Crenshaw County DHR encourages new adoptive families
Published 12:00 am Saturday, April 21, 2007
and foster parents
Special to The Journal
According to the Health and Human Services Administration for Children and Families (ACF), approximately 300,000 children in the United States enter the foster care system each year.
Of those children, 40% never return to their parents.
There are an estimated 118,000 children nationwide that are eligible for adoption, looking for a home where they will be loved and be happy.
In Alabama, as of 2-28-07, there are 274 children who are legally available and waiting for their “forever family” to be identified.
Of this number, 61% are male and 39% are female.
Alabama's waiting children include 47% white, 50% black, and 3% other (Hispanic, Pacific Islander, etc.).
The biggest adoption need is for sibling groups and children ages nine or older.
Most people are hesitant to adopt or foster older children because they fear the potential behavioral problems of the older children.
Most of these children, regardless of age, race or background, are longing for stability and crave a family of their own.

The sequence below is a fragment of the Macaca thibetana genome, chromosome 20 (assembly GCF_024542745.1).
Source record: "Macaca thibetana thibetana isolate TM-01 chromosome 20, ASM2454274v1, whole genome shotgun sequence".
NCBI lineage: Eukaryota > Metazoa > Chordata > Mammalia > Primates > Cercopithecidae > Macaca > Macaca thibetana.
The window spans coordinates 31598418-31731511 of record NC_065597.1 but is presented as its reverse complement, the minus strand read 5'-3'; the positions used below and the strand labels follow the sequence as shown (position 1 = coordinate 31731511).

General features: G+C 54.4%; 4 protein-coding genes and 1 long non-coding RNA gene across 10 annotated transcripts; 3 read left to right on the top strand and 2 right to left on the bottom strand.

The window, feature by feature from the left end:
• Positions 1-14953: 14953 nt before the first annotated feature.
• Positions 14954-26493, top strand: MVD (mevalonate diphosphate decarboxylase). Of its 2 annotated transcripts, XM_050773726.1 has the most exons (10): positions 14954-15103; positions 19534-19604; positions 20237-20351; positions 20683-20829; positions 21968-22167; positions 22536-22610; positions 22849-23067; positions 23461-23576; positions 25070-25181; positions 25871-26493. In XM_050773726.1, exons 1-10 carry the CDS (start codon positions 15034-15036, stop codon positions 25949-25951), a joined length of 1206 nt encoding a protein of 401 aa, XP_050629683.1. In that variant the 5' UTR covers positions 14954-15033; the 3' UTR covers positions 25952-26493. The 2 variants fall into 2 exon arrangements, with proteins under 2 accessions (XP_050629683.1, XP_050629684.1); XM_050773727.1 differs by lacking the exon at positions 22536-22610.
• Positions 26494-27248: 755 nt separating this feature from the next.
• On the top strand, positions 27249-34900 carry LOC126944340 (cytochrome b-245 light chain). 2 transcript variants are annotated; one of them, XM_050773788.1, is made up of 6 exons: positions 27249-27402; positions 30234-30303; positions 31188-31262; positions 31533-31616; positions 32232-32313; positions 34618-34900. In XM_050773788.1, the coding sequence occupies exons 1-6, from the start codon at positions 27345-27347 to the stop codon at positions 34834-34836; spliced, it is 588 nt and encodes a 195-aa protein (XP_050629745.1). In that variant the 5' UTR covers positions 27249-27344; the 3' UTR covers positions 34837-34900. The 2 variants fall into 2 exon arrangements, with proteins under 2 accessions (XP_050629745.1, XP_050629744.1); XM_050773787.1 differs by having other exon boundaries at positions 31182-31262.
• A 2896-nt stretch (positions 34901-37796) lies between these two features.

Some people hold back because they are fearful of the cost that comes with most private adoptions.
When adopting from the foster care system, there are little or no costs involved, and eligible families can receive assistance from various subsidies.
A board payment is made monthly for foster children.
Many times the concerns expressed by those considering adoption are minor held against the fear and uncertainty that these children waiting on a permanent home feel.
According to the same report from ACF, each year about 19,000 children “age-out” of the foster care system simply by reaching an age of independence prior to ever being placed with a permanent family.
Research shows that children who exit foster care without placement in a permanent family are more likely to drop out of school, experience unemployment, use drugs, and they are at a greater risk for a future that includes homelessness, imprisonment and reliance on welfare.
Many of these children develop issues with trust and attachment.
Others are labeled as “difficult” when often the behavior is typical of any adolescent or teen.
However, this does not have to be their reality.
These teens are able to love and be loved, and they have a great need for a permanent, nurturing home.
The Adoptuskids.org website features pictures and profiles of children available for adoption.
It also works to help families connect with waiting children across the country.
Already, more than 6,000 children featured on the site have been placed with permanent families.
For more information on how you could be an adoptive or foster parent, contact Families 4 Alabama's Kids at 1-866-4AL-Kids or 1-866-425-5437.
Or you may contact the Crenshaw County Department of Human Resources at 335-7000. You can also see some of the Alabama children waiting for their “forever family” by visiting www.dhr.state.al.us and clicking on the “Adoptions and Alabama's Waiting Children” link.
Make your choice today to live life larger than yourself by expanding your life as an adoptive or foster family.